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Clarifier drives, used in the treatment of wastewater, are expected to provide uninterrupted service for decades. Commercial drives for the water and wastewater industry generally pass the minimum test of proper design by demonstrating that they function reliably and, if properly lubricated, do not fail prematurely.
Gear manufacturers or assemblers must reduce the risk of pitting and tooth breakage by proper material selection, but can easily pass along future gear and bearing problems by improper design of a maintainable lubrication system.
The consulting engineer responsible for specifying a clarifier drive’s minimum design features can provide added assurance of a long life by specifying a well-designed lubrication system.
A drive unit must pass all criteria for sound design, and the designer must also take into account the realities of 20 or more years of exposure to weather and temperature alterations when selecting the type of lubrication system for the gears and bearings. The choices involve systems that use either oil or grease as the means for lubrication.
Oil is the preferred lubricant for gearing and is universally recognized as the most reliable lubricant type by gearing and bearing experts.1 Lubrication is a friction-reducing film, and liquid lubricants in the form of oil provide the optimum film formation.
Oil, either petroleum-based or synthetic, because of its fluid properties, circulates through the gearing components. The meshing action of the gear teeth forces lubricant up the face of the gear teeth and over components, providing the boundary layer film necessary for proper lubrication.
Grease formulations are usually petroleum oils thickened by soap dispersions1 and are used in situations where fluid lubricants are difficult to retain. The thickener matrix (soap) in a grease formulation immobilizes the base oil and acts as a storehouse from which the oil bleeds at a slow rate.
The semifluid nature of grease solves the problem of containment for commercially available bearings and for the suppliers of gear housings that may leak, but introduces other difficult properties to the user.
Grease formulations solidify at a higher temperature than oil of the same viscosity, so at low temperatures most grease formulations exhibit a low base oil separation rate that increases the risk of starvation.
When base oil viscosity is high, for example during low temperature conditions, then the base oil cannot separate out of the thickener.2 Without proper additives, grease can become virtually solid at low temperature, causing bearings operating in this medium to simply cut a channel and run without any lubrication.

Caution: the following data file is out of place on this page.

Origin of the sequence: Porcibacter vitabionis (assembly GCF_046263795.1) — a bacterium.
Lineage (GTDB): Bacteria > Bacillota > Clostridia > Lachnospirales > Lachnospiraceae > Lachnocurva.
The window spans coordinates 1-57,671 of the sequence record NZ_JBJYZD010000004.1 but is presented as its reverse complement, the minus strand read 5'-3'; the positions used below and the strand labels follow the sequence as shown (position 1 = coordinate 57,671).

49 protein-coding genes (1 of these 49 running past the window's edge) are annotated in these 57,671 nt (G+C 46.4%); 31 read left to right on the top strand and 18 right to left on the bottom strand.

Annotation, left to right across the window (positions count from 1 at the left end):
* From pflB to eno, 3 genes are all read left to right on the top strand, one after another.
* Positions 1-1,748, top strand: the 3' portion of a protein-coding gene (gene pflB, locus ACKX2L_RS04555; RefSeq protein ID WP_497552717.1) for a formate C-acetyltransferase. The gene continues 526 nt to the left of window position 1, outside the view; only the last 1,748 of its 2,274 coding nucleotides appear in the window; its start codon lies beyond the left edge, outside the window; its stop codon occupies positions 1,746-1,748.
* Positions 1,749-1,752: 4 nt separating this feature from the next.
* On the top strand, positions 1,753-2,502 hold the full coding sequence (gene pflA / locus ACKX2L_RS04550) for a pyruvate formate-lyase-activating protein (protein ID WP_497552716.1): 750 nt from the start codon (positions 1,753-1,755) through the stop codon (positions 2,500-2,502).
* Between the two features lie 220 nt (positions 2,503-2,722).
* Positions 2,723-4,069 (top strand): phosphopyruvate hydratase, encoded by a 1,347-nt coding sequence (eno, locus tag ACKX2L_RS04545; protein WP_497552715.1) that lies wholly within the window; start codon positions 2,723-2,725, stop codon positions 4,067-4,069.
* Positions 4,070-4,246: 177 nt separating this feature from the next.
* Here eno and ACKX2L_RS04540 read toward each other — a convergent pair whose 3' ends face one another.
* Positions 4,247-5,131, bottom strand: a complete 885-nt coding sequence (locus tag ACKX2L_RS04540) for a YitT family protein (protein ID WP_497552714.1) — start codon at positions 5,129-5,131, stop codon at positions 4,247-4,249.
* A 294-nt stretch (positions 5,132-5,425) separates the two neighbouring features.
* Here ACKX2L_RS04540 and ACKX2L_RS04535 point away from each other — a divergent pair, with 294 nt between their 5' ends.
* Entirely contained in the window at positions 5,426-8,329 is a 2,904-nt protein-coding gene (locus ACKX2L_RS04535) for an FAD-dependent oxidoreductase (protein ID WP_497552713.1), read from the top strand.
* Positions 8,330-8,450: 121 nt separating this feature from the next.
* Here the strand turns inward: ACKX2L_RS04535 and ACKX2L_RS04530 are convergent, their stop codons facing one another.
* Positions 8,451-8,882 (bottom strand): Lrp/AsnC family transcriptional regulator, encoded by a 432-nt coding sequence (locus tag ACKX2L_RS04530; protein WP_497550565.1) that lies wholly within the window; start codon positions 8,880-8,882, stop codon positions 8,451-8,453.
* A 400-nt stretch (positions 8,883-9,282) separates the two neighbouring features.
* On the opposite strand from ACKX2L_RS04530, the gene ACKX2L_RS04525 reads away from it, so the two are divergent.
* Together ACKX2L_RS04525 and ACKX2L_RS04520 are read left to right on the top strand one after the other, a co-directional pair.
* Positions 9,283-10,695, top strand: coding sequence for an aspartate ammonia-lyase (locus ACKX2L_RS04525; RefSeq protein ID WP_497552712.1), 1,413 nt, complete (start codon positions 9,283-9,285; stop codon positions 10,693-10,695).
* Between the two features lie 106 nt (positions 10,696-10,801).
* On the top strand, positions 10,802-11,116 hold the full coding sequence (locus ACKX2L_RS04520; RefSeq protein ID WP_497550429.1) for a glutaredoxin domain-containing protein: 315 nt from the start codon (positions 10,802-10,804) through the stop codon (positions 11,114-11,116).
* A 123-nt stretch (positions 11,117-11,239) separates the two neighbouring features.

Contaminants are inevitable in any nonsealed lubrication system. Any void area in the gearing or bearing is subject to water condensation caused by daily temperature fluctuations. In reality, it is not possible to keep large turntable-type bearings such as those applied to clarifier drives 100 percent filled with grease.
As a result, condensate and other contaminants become trapped in the matrix. Complete purging of grease from a large gear and bearing area is just not possible without disassembly and hand cleaning.
Contaminants such as condensation, dust or metallic particles - either airborne or from other sources - will settle in an oil bath. However, these may be easily removed by draining and flushing without disassembly of the unit.
The daily accumulation of condensation is easily drained from housings that are designed as an oil bath, or such draining may even be accomplished with an automatic condensate removal system called a drain trap, or water trap. Also, maintaining the proper lubricant level is possible and made easier in gear assemblies that use oil.
Grease must be periodically purged or replaced. Purging requires a low-volume housing with no dead zones so new grease can displace old grease through the seals or through purge points when plugs are removed. Replacing the grease that cannot be purged demands time-consuming disassembly, cleaning and repacking by hand.
Removing debris and condensation is a concern in grease-lubricated spur gear housings because these contaminants cannot be readily flushed out of the contact zone of gear teeth or bearing elements. Oil, on the other hand, flushes particles and debris from the contact zone and allows the daily accumulation of condensate to flow to take off points.
It is not enough to reference American Gear Manufacturers Association(AGMA) and American National Standards Institute(ANSI) standards to assure a long useful life for a clarifier drive. Assuming a drive is initially designed, assembled and installed correctly, gear maintenance will ultimately determine overall life.
Oil is the best lubrication for slow-moving elements of a clarifier drive. The drive manufacturer who is not confident that the gear housing will retain oil will use grease and pass a maintenance problem on to the user.